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THE WALL STREET JOURNAL: Statoil Bets on Finding Oil

THE WALL STREET JOURNAL: Statoil Bets on Finding Oil

30 April 05

Unlike Rivals, Norwegian Firm Spends More On Exploration

By CHIP CUMMINS

Staff Reporter of THE WALL STREET JOURNAL

After taking the helm last summer at Statoil ASA, Norway’s biggest oil producer, Helge Lund made an unusual move.

The chief executive increased planned outlays for finding new oil this year, even as many of his peers are holding back on exploration spending amid today’s high but uncertain oil prices. And yesterday, Statoil announced a planned $2 billion purchase of prospects in the Gulf of Mexico from EnCana Corp., based in Calgary, Alberta.

“There are more investors that feel that the oil and gas industry recently has explored too little, not too much,” Mr. Lund says.

The big bet, he hopes, will help Statoil, the world’s 11th-largest publicly traded oil company by market value, deliver what many of its peers have all but given up on: significant oil-production growth.

Bigger and better-known European players BP PLC and Royal Dutch/Shell Group each produce about four million barrels a day, dwarfing Statoil’s current output of just more than a million barrels. The two giants are longtime favorites of oil-patch investors looking for a little international spice in their portfolios, but they can’t touch Statoil’s growth projections.

In 4 p.m. composite trading yesterday on the New York Stock Exchange, Statoil’s American depositary receipts fell 2.1%, or 37 cents, to $17.03 each, giving the company a market value of about $37 billion. The government of Norway still owns a bit more than 70% of the Oslo- and Big Board-listed company, though it has been unloading its stake since an initial public offering in 2001.

Before the EnCana deal was unveiled yesterday, Statoil’s share price in New York had risen about 10% this year, compared with 4% for London-based BP. Shares in Shell’s two parent companies — Royal Dutch Petroleum Co., The Hague, and Shell Transport & Trading Co., London — have risen about 2% and 5%, respectively.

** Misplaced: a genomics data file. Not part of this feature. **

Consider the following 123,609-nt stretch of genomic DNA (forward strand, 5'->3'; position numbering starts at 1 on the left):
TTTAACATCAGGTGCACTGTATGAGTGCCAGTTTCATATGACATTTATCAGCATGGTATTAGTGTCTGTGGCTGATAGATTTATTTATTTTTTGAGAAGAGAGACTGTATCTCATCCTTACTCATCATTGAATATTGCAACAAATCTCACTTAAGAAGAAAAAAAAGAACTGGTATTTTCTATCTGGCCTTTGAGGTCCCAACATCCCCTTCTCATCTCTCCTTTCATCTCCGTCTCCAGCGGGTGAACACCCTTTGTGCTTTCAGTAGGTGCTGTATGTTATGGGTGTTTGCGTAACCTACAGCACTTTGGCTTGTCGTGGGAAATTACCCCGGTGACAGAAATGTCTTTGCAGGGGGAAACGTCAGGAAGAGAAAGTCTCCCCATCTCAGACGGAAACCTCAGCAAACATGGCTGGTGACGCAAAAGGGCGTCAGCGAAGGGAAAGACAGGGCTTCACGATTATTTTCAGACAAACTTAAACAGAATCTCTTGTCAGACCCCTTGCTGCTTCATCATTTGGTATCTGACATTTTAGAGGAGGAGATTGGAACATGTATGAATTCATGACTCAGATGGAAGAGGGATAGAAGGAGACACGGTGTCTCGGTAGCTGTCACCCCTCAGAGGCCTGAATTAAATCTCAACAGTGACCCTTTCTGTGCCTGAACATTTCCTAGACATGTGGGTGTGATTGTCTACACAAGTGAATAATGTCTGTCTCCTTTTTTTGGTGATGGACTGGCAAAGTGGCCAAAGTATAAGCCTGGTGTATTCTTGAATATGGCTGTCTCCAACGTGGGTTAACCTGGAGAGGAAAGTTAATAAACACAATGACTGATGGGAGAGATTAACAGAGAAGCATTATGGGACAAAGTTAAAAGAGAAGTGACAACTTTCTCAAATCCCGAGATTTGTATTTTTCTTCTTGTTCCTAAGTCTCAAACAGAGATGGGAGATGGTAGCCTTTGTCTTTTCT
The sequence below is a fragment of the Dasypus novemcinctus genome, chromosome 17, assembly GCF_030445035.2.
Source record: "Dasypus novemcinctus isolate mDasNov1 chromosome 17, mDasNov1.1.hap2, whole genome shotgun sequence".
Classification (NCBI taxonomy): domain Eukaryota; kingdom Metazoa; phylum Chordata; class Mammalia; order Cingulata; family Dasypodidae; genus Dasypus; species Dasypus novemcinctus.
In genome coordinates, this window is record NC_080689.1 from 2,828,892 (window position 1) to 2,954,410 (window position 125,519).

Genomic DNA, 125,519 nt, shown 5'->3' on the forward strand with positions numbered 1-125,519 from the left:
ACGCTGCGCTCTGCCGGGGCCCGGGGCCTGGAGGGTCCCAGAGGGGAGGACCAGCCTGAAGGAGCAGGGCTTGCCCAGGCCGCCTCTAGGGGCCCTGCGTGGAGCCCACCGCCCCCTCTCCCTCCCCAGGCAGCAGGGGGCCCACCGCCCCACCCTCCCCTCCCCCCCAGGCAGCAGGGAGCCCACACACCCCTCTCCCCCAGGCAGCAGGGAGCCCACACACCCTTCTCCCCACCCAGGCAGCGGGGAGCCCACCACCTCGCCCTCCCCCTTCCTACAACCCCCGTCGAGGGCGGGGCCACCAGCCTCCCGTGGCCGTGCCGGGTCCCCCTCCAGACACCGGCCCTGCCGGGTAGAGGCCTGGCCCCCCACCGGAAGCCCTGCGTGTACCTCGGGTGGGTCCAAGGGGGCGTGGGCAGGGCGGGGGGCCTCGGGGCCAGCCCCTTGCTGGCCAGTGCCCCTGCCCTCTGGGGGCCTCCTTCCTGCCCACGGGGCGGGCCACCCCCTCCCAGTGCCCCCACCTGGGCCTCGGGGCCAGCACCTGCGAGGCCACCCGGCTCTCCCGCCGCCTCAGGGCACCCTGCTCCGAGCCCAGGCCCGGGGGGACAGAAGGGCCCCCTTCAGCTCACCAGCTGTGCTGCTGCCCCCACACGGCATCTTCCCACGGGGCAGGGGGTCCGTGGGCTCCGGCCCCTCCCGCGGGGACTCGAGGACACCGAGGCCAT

Statoil has a lineup of projects expected to boost petroleum production by an average 8% a year through 2007. The rate is remarkable, compared with flat or falling forecasts by several competitors.

The timing couldn’t be better since Statoil’s pipeline is delivering amid superhigh oil prices. The company expects new oil from the all-cash Gulf of Mexico transaction to start flowing by 2008.

By contrast, Shell won’t see significant new production for several years and says output could dip this year and next before picking up. Even BP, which has raised output with a Russian joint venture and is entering its own sweet spot of new projects, is forecasting only 5% growth for the next few years.

Forecasts are a lot different than delivery in the oil business, where price swings and political unrest can wreak havoc on production plans. But Robert Plummer at Wood Mackenzie said the Edinburgh, Scotland, oil consultancy is “very comfortable” with the projections, citing Statoil’s conservative method for booking reserves — the estimate of oil still in the ground that the company expects to pump someday.

Statoil plans to raise spending on exploration projects by almost two thirds this year, to as much as four billion Norwegian kroner, or $637 million, from 2.5 billion kroner last year.

Investors tend to look suspiciously at big spending in the cyclical oil business, cautious of suddenly falling oil prices. With much of the world’s easy-to-find oil already found or closed off to foreigners, it is increasingly difficult to find projects with healthy enough returns.

Mr. Lund said the growth won’t come at the expense of returns. Last year, the company’s return on average capital employed — a standard measure of profitability in the oil business — was a robust 20.8%, according to Lehman Brothers. That was the fourth highest among large oil companies. The performance edged out BP (20.5%) and Shell (19.2%), and it beat every other European oil company except Total SA (24.1%) of France.

International fields are expected to make up a chunk of the company’s new oil production in the next three years. But much of the exploration spending this year still is going to the North Sea, Statoil’s backyard since the company’s formation in 1972.

Though new discoveries may be harder to find in the picked-over region, finds can be hooked up inexpensively to an existing network of pipeline, processing plants and export facilities, Mr. Lund says. “I’m more optimistic than I get the feeling others have been” in the North Sea, he said.

Write to Chip Cummins at [email protected]

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